Monday, 12 March 2012

Yellow Monster in Hyde Cemetery


As I posted on Thursday, the chapel in Hyde Cemetery is no more. Here a JCB is sitting by the rubble ready to clear the remnants into a lorry that is waiting nearby.

Hyde cemetery was laid out in 1894. The Non-Conformist chapel was the last of three chapels which originally stood in the cemetery. It was designed by J.W. Beaumont; an architect with at least three listed buildings to his name, including Hyde Town Hall (1883-5, Grade II) and the Whitworth Gallery in Manchester (c.1895-1900, Grade II).

When the local council intimated that they wanted to demolish the chapel Nancy Morris of the Hyde Cheshire blog applied to English Heritage to have the chapel listed but was turned down. The main reasons given were as follows
  • The chapel at Hyde is a late example of its type as Municipal cemeteries were laid out from the 1850s, with the height of cemetery chapel construction spanning the period 1840-1880
  • This Non-Conformist chapel has lost the context of its companion chapels to the north and south, although it still retains its place within the landscape and relationship with the lodge.
  • Although designed by a respected architect, this is not the best example of his work; aside from the unusual tower, the design is largely standard for its date.
The second reason seems to me particularly ironic, the loss of its sisters being a good argument for its retention.

See how the chapel looked in my post of August 3rd 2011

Two more demolition photos can be found on Hyde DP Xtra.

This post is a contribution to Mellow Yellow Monday and Taphophile Tragics.

10 comments:

  1. It's amazing the way local councils can find ways to justify the sometimes very strange things that they do. It will be interesting Gerald to see what they do with this space.

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    1. So far as I know they'll be doing nothing with the space - they simply don't want the expense of its upkeep. The areas where the two other chapels stood (demolished before my time) are just patches of grass now.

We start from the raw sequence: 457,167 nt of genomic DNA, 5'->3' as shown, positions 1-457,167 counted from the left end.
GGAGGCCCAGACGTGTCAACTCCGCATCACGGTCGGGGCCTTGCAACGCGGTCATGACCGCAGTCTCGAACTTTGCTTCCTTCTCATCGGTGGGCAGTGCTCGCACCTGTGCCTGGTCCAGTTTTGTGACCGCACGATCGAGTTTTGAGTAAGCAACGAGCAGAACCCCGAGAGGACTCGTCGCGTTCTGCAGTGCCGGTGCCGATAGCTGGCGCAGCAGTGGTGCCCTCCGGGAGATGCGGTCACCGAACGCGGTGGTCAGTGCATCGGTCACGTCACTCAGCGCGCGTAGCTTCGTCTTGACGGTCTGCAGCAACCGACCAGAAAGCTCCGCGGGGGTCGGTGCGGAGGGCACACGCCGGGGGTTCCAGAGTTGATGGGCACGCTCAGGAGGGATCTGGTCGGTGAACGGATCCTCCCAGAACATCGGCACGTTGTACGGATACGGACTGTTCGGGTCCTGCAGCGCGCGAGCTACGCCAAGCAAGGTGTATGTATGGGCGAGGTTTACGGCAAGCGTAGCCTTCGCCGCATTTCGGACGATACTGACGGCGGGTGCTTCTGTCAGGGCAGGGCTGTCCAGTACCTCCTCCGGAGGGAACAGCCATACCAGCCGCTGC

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  2. I can't stop thinking the scenes that happened here before (way way back when it was first built or years after it was built). Families crying, families saying goodbyes.

    The realities of life. I'm looking at the photo now putting more stories in my head. Photo really tells a thousand words.

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  3. Nice post and interesting story.

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  4. This just seems so wrong. :(

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  5. I am always in favor of keeping the old as long as its usable! It adds to history when you keep it around...like here in my town they are tearing down all the old shcools...I wish they didnt have to do that--

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  6. No chapel, but the graves remain?

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  7. This is Tragic with a capital T .... I'm sure the chapel would have been an asset to the aesthetics of the park.

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  8. I am not sure how to approach this demolition, Gerald. The essence of any cemetery, are the bodies 'at rest'. Not the churches, nor the chapels, nor any other 'building' of religious observation.

    Having said that, however, I am all for the continuation of history. Yes, they may not have been beautiful. They may have been derivative. But so is lots of our society.

    And few people were up in arms about this wilful destruction?

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  9. How sad. I think it was a cute little chapel. And as you say, the fact they'd already removed the other two was all the more reason to keep it.

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